Former Safety Zone executive director Iris Kern is suing the agency and seven members of its board of directors, seeking among other measures, more than $100,000 in back pay plus unspecified compensation for emotional distress — and she wants her old job back.
St. Thomas-based attorney Karen Bentz filed a complaint on Kern’s behalf on Thursday, August 9, in the V.I. Superior Court against the Safety Zone and board members Joyce Horn, Delores Powell, Leslie Smith, Christine Barbich, Terri Lamb, Delrise Varlack and Marjorie Sprauve.
Kern, who headed the island’s only victims’ advocacy agency since its inception in 1994, was ousted early this year after an emergency motion by the board of directors, which, at the time, cited grant compliance problems as the reason for Kern’s termination.
No Help from Board
In the 10-page action for damages and declaratory relief Kern alleges that as the only full-time employee at The Safety Zone her duties increased and, despite repeated requests, she received no help from board members.
Kern blamed an unnamed office worker who The Safety Zone founder said lied about Federal Insurance Contributions Act payments and tax withholdings, according to the suit.
“The situation at The Safety Zone, which led directly to Plaintiff’s termination and the present tenuous existence of The Safety Zone, began to unravel in August 2006 when Plaintiff became aware that an office worker had lied to her when she reported having made FICA payments and tax withholdings for employees to the Internal Revenue Service,” according to the complaint.
“At the same time, Plaintiff also learned that this office worker had defrauded the Safety Zone in other ways, causing loss of money and time,” according to the suit. “Plaintiff fired the worker immediately.”
In the complaint Kern also alleges that hiring Shelley Williams as an office administrator was a “terrible mistake.”
Williams “was habitually tardy and absent without notice; she persisted in her refusal to provide her Social Security number, references and resume; [and] she misrepresented her position with The Safety Zone,” Kern alleges in the suit.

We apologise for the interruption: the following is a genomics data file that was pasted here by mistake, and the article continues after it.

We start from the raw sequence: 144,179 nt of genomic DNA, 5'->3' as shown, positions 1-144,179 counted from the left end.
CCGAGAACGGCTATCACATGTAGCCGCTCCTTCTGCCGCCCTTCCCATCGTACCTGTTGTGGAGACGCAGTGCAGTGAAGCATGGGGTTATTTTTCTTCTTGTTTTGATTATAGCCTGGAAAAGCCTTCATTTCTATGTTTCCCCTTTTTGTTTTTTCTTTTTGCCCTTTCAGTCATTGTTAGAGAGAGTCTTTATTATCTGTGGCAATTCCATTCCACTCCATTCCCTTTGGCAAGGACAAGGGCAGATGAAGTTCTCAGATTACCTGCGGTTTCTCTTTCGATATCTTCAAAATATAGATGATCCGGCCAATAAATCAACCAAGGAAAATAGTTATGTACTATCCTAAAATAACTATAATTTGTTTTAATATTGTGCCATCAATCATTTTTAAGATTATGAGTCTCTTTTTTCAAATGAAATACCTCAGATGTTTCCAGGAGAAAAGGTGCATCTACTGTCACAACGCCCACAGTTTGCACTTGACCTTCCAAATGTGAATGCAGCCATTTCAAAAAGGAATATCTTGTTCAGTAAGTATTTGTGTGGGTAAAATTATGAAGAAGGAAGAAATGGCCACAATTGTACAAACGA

Williams, who is now co-director of the agency, maintains that her performance as office manager was not questioned until the board was made aware of the IRS trouble with FICA payments and tax withholdings.
“I worked for the agency for four months and my job performance was not questioned until after I delivered my fiscal report to the board,” said Williams, who declined to comment further on the suit.
Kern says she fired Williams on November 23, 2006, but that instead of leaving, Williams called a meeting of the board of directors and accused the executive director of participating in the tax and FICA fraud.
The board of directors voted to fire Kern, which she says was a violation of the agency’s by-laws, according to the complaint. She was officially dismissed from her position of executive director on January 10, 2007 and given only a half hour to remove her belongings and leave the building, the suit reads.
Kern further alleges in the complaint that the board of directors locked her out of the building and have not allowed her back in the office to retrieve her personal items.
In one of the most damning allegations in the complaint, Kern accuses board members of using The Safety Zone’s assets for personal gain.
In the complaint the former executive director seeks a declaration from the court that her termination was without authority and improper, reinstatement of her position, $170,511.50 in back pay damages plus interest, unspecified compensation for “consequential” damages, unspecified punitive damages; compensation for “severe” emotional distress, costs and attorney’s fees and such other relief as the Court may deem just and proper, according to the complaint.
A court date had not been scheduled as of press time.